Toronto Criminal Lawyers
We understand that our clients cannot afford to lose. We defend every trial and appeal with a sense of urgency because we know criminal convictions can ruin lives. That is why we regularly succeed in the most difficult cases — cases involving extremely serious charges or dishonest prosecution witnesses.
As university professors, book authors, and experienced litigators, we have the legal expertise to defend any criminal case, ranging from murder, sexual assault, drug offences, firearms offences, assault, driving offences, and theft.
With offices in Toronto, Ontario and Saint John, New Brunswick, our lawyers serve clients throughout the Greater Toronto Area, Ontario, and Atlantic Canada. Contact a lawyer at (416) 410-4814 (Toronto) or (506) 644-8714 (NB) or email@example.com.
Toronto criminal lawyers, Nathan Gorham and Breana Vandebeek, address the media after the jury finds their client “not guilty” of dangerous driving causing death.
We regularly litigate and win serious and complex criminal cases involving charges of murder, manslaughter, drug trafficking, sexual assault, firearms offences, dangerous driving causing death, assault, and others. Visit the links below to view some recent examples.
A lawyer’s past success does not necessarily mean they will succeed in future cases. Each case depends on its facts. But the best lawyers have the knowledge and experience to succeed in the most difficult cases. As a result a lawyer’s past success reflects his or her experience and perhaps skill.
Mr. Gorham represented a client who was charged with first degree murder in Hamilton, Ontario. The prosecution alleged that he shot the deceased in the head following a dispute outside of a nightclub. It relied on the evidence of witness who was friends with the defendant and claimed that she saw him fire the shot, as well as eye-witness evidence, cellular telephone triangulation evidence, and wiretaps. The defence presented evidence that tended to prove the prosecution’s witness fabricated the allegation to clear up her own legal troubles, the eye-witness was mistaken, and the wiretaps were misinterpreted. The trial judge found this defendant not guilty of first degree murder.
Mr. Gorham represented this client on an appeal against a sexual assault conviction. The defendant was convicted of sexual assault based on an allegation that he did not obtain the complainant’s consent to sexual activity. During the date, the parties cuddled, massaged each other, watched a movie, and went to bed together, partially clothed. The trial judge found that the defendant believed the complainant was consenting, but that he did not take reasonable steps to ascertain her consent. On appeal, Mr. Gorham argued that the trial judge erred by conflating the issues of “consent” and “mistaken belief in consent”. The Court of Appeal allowed the appeal and ordered a new trial on the charge of sexual assault.
This client was convicted of sexual assault and sentenced to nine years in prison. He maintained his factual innocence and retained our firm to represent him on appeal against conviction. Ms. Vandebeek acted for him on the bail pending appeal. He was released on bail by the Ontario Court of Appeal.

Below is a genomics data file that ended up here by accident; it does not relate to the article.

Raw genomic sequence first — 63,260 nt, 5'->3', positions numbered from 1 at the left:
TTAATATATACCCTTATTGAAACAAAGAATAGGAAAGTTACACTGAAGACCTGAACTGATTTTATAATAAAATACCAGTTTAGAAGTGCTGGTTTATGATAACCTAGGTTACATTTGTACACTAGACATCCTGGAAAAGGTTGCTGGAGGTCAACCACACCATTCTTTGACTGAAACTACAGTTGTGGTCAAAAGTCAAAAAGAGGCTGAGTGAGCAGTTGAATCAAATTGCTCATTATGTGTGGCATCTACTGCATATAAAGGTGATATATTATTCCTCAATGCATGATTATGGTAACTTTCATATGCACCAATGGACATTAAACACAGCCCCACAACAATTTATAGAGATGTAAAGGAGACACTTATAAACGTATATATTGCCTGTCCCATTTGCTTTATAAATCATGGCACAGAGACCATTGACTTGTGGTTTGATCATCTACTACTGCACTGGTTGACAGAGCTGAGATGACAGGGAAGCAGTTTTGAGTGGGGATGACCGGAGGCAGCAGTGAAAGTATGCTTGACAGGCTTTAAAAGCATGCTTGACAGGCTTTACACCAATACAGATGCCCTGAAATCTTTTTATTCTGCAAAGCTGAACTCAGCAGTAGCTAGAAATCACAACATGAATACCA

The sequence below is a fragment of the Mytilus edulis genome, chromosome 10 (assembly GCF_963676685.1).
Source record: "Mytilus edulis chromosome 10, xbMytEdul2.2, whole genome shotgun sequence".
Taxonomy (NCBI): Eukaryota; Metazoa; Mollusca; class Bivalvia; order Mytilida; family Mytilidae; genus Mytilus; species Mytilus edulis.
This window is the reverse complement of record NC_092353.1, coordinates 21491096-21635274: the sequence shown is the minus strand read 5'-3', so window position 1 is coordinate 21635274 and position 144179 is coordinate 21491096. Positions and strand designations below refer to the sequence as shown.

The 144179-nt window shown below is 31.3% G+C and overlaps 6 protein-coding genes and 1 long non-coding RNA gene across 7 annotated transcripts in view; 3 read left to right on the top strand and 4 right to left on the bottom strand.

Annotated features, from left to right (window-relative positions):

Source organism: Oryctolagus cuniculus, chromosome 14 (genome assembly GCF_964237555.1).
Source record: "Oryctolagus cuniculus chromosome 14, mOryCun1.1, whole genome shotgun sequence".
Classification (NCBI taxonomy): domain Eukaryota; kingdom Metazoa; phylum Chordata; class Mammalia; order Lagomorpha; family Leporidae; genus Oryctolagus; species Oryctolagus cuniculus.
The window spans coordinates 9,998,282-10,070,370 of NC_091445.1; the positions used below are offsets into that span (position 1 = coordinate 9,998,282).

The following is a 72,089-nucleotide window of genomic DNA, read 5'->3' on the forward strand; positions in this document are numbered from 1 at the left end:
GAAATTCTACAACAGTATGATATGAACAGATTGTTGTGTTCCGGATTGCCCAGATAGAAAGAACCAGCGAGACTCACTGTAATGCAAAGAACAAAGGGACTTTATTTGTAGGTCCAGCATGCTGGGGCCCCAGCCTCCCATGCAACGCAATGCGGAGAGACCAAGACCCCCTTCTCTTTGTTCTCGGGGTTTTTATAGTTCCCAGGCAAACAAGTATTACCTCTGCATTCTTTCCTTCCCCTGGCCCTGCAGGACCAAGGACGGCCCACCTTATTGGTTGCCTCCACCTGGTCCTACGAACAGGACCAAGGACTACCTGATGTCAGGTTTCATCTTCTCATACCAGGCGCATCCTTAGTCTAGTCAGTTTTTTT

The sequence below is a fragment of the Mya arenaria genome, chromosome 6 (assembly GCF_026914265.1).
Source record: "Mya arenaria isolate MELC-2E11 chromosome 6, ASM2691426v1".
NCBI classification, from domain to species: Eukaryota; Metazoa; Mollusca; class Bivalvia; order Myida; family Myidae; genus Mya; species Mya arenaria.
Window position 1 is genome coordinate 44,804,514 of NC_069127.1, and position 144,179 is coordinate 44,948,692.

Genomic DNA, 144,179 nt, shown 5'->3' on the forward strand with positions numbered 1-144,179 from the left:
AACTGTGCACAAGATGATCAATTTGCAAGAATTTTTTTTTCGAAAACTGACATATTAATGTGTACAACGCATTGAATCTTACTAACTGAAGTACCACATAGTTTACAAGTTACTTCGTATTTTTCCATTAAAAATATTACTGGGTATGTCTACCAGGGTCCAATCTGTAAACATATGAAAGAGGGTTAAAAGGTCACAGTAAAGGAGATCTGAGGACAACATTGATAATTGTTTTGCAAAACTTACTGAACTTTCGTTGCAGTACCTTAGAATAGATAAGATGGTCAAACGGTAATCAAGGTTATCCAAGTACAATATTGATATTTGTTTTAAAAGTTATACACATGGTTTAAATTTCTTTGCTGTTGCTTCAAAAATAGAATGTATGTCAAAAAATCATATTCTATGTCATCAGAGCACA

Mr. Gorham and Ms. Vandebeek represented a client charged with multiple counts of first degree murder. This client suffered from mental disorder. This illness caused delusions. Based on psychiatric evidence from multiple doctors, the jury found this defendant unfit to stand trial.
Mr. Gorham and Ms. Vandebeek applied for bail for a client who is charged with first degree murder. The prosecution alleged that invaded the victim’s home and then stabbed her in the heart. Based on a strong plan of proposed supervision, the bail justice granted the defendant bail on the charge of first degree murder.
Mr. Gorham represented a woman who pleaded guilty to dangerous driving. He argued that the guilty pleas, entered with another lawyer, were not informed or voluntary. The Ontario Court of Appeal agreed and ordered a new trial.
Mr. Gorham and Ms. Vandebeek represented a man who was charged with homicide in an allegation of dangerous driving causing death. The prosecution alleged that the defendant intentionally drove dangerously causing the victim to lose control of her car and crash into the ditch. This was a tragic accident. But the defendant testified that he was not chasing the victim nor driving in a dangerous manner. The jury found him “not guilty” of dangerous driving causing death.
Mr. Gorham represented a client charged with possession for the purpose of trafficking cocaine. In this case, the police executed a search warrant on his client’s car and discovered two ounces of crack cocaine as well a heroin in spray can with a false bottom. Mr. Gorham presented at trial that another person was driving the car regularly. The trial judge found it to be a plausible theory that the other person left the cocaine concealed in the car. For that reason he found the defendant not guilty of possessing cocaine for the purpose of trafficking.
In February 2018, Mr. Gorham and Ms. Vandebeek defended a client before the Ontario Superior Court of Justice who was charged with second degree murder. This client maintained his innocence and explained that he was acting in self-defence. At the beginning of March 2018, the jury returned a verdict of “not guilty” of second degree murder.